Solar eclipse safety – Message from DCDEE

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Viewing next week’s solar eclipse without proper eye protection can result in permanent eye damage.  Follow sun safety even during an eclipse!

On Monday, August 21 the entire continental U.S. will experience a solar eclipse! It will be the first time in 99 years that a total solar eclipse can be viewed coast-to-coast across the United States.

A small portion of Western North Carolina is included in the path of totalityof the eclipse, beginning at 2:33 p.m. The rest of the state will experience a partial eclipse. Consult local news and weather stations for exact viewing times in your area.

The North Carolina Department of Health and Human Services and Division of Child Development and Early Education encourage people who plan to view Monday’s solar eclipse to use proper eye protection and take steps to reduce the risk of heat-related illness.

Even though the moon is passing in front of the sun from Earth’s perspective, the sun is still incredibly bright, and looking directly at it can damage any skywatcher’s eyesight. Because there are no pain receptors in the retina of your eye, you can damage your eyes without even knowing it is happening.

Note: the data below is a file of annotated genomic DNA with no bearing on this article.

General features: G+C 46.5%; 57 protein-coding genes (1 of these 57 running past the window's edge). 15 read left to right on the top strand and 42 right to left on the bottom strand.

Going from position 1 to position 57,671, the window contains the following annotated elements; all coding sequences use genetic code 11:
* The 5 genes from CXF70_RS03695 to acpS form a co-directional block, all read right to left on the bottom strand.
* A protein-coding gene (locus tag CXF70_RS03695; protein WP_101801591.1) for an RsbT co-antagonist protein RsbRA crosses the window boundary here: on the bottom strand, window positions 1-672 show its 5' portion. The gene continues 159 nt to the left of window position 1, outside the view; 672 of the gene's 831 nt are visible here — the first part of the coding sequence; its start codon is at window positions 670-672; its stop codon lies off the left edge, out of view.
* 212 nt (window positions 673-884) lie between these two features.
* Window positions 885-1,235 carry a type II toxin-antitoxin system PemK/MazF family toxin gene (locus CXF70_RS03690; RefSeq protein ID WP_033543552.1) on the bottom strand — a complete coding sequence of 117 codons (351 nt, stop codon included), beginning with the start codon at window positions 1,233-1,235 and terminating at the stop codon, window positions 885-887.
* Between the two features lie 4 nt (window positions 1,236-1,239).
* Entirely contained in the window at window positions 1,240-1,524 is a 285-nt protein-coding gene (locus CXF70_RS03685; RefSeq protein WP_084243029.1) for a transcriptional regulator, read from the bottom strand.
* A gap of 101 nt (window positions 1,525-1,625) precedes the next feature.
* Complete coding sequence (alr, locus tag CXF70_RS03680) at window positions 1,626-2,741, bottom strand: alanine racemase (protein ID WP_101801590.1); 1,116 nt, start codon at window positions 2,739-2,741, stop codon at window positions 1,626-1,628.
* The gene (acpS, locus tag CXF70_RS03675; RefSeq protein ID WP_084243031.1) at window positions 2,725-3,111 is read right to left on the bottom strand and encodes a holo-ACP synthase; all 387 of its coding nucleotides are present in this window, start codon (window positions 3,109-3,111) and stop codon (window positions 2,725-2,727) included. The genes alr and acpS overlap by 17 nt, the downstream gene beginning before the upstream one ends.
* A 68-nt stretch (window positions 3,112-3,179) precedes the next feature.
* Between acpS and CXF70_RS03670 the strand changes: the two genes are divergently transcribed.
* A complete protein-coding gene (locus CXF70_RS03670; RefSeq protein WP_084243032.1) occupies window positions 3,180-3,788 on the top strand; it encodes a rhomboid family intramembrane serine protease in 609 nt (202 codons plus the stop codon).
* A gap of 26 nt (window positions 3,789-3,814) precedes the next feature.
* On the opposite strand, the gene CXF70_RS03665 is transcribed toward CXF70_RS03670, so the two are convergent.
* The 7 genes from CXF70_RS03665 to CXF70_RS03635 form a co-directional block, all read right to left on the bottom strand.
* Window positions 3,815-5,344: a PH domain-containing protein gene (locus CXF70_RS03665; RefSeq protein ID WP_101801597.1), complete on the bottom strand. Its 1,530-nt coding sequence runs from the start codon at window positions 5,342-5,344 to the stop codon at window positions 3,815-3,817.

Safety Tips

  • Do not look directly at the sun, including during an eclipse, without proper eye protection.

Eclipse viewing glasses and handheld solar viewers should:

.   Have certification information with a designated ISO 12312-2 international standard

.   Have the manufacturer’s name and address printed somewhere on the product

.   Not be used if they are older than three years or have scratched or wrinkled lenses

.   Sunglasses cannot be used in place of solar viewing glasses.

  • NASA recommends avoiding homemade filters. NEVER look at the sun through binoculars, a telescope or a camera lens without a solar filter, or using a homemade filter — the magnified light can damage your eyes faster than looking at the sun unaided.

The American Astronomical Society has a list of suggested vendors of solar eclipse filters and viewers here:


Damage from viewing the eclipse without proper eye protection may not be noticeable right away, but could make seeing difficult the next day and may result in long-term or permanent eye damage.

Those who expect to be outside for an extended period of time should be sure to drink plenty of fluids and not leave children or pets unattended or in vehicles.

Additional safety tips from NASA can be found here:

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